I really liked his suggestion to concretize the social return for donors. Kiva.org is successful because buying a piece of a microloan appeals to people who want a hands-on way to give but don’t have much money. Premal applied this thinking to non web-driven causes, such as building a school or hospital: he suggests getting people to buy a brick, or even part of a brick, and then letting them track progress as part-owners of the project.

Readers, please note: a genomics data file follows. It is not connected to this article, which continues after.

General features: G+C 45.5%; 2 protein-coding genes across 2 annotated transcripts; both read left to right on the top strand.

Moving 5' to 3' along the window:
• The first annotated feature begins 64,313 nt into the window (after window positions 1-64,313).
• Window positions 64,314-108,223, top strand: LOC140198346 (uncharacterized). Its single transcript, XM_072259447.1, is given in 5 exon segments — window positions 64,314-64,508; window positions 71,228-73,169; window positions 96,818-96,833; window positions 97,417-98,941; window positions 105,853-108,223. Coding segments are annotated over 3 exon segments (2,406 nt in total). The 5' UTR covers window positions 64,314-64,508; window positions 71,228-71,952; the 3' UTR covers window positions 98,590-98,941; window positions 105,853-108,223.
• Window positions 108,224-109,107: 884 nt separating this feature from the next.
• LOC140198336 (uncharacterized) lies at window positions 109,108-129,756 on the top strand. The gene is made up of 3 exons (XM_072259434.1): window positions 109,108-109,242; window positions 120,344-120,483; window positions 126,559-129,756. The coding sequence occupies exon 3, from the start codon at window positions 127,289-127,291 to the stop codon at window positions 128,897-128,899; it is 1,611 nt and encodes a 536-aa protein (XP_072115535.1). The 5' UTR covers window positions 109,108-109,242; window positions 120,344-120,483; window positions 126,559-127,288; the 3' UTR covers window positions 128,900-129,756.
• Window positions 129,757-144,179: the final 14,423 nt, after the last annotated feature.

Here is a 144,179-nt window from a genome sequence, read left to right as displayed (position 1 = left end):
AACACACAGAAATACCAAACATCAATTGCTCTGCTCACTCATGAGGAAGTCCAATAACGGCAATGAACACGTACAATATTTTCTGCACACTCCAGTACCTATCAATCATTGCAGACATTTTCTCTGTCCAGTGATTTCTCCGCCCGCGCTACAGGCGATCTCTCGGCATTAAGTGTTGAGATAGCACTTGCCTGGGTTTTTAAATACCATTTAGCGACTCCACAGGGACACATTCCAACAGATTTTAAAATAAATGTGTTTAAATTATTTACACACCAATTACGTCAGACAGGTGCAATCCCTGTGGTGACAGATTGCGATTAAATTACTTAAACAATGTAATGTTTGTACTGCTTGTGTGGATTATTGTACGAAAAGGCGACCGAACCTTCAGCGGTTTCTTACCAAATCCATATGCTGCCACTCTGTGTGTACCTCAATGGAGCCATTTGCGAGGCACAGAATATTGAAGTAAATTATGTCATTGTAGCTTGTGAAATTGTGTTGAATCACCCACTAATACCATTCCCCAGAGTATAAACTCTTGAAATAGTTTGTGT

Premal also mentioned a platform that someone out there should build: a tool for donors to fund education that uses a student’s grades to complete the feedback loop. The site could be set up for teachers to upload students’ grades a few times a year (in the same way that microfinance institutions upload information about their clients’ progress on kiva.org). I’m going to try to post this on Social Edge when I have time.